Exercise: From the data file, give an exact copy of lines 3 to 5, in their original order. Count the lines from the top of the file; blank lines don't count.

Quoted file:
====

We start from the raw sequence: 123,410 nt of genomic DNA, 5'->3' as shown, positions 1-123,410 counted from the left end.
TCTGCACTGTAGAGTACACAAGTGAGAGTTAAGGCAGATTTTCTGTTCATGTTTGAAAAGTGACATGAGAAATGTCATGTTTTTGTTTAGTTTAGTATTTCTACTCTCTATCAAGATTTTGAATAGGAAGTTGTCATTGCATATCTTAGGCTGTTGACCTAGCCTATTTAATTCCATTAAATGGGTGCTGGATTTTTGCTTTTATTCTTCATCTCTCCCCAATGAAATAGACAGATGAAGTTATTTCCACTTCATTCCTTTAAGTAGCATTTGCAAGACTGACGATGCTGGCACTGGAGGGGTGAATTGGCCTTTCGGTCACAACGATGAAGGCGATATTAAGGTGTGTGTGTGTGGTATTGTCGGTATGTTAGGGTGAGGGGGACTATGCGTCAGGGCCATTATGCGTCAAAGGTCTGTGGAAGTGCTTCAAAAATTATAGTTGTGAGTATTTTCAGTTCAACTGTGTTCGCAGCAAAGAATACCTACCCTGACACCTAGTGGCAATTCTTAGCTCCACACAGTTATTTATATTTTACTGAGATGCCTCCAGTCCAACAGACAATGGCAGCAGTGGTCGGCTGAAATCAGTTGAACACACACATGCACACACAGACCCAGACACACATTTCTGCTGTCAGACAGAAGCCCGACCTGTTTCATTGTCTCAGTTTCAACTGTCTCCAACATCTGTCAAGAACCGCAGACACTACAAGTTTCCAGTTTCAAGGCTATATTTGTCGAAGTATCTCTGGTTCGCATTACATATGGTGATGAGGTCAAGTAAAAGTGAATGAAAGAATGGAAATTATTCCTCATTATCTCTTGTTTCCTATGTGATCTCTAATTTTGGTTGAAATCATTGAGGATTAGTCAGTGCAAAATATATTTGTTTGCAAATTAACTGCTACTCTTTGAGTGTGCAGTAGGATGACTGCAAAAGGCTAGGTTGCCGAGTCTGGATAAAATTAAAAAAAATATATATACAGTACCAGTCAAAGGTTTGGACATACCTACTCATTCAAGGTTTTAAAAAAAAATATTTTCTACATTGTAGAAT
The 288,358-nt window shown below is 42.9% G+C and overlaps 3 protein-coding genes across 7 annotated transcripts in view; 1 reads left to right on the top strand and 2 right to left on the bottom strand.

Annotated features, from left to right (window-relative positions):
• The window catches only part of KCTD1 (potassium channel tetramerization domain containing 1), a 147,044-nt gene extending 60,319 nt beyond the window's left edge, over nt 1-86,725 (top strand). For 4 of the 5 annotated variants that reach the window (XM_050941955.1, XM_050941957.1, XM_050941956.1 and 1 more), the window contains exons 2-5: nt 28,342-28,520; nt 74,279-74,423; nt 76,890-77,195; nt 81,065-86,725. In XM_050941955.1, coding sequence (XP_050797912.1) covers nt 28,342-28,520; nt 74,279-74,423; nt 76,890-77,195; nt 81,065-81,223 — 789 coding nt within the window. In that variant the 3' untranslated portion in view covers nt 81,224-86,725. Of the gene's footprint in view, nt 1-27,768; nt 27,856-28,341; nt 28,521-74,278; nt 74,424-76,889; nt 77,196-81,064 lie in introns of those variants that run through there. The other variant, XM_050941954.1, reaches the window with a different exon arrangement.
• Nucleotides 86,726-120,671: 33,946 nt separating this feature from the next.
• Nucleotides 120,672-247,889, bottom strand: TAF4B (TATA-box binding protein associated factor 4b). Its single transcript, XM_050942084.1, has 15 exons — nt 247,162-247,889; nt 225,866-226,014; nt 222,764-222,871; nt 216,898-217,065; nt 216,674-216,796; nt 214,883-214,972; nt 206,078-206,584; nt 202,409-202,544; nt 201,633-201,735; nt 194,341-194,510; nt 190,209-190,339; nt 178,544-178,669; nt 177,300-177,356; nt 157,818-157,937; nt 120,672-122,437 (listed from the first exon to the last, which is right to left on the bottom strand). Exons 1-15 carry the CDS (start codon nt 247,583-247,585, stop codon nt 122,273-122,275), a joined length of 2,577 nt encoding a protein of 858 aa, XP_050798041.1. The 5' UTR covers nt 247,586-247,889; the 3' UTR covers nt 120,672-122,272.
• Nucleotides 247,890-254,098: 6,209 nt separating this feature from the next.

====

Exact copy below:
The 288,358-nt window shown below is 42.9% G+C and overlaps 3 protein-coding genes across 7 annotated transcripts in view; 1 reads left to right on the top strand and 2 right to left on the bottom strand.

Annotated features, from left to right (window-relative positions):
• The window catches only part of KCTD1 (potassium channel tetramerization domain containing 1), a 147,044-nt gene extending 60,319 nt beyond the window's left edge, over nt 1-86,725 (top strand). For 4 of the 5 annotated variants that reach the window (XM_050941955.1, XM_050941957.1, XM_050941956.1 and 1 more), the window contains exons 2-5: nt 28,342-28,520; nt 74,279-74,423; nt 76,890-77,195; nt 81,065-86,725. In XM_050941955.1, coding sequence (XP_050797912.1) covers nt 28,342-28,520; nt 74,279-74,423; nt 76,890-77,195; nt 81,065-81,223 — 789 coding nt within the window. In that variant the 3' untranslated portion in view covers nt 81,224-86,725. Of the gene's footprint in view, nt 1-27,768; nt 27,856-28,341; nt 28,521-74,278; nt 74,424-76,889; nt 77,196-81,064 lie in introns of those variants that run through there. The other variant, XM_050941954.1, reaches the window with a different exon arrangement.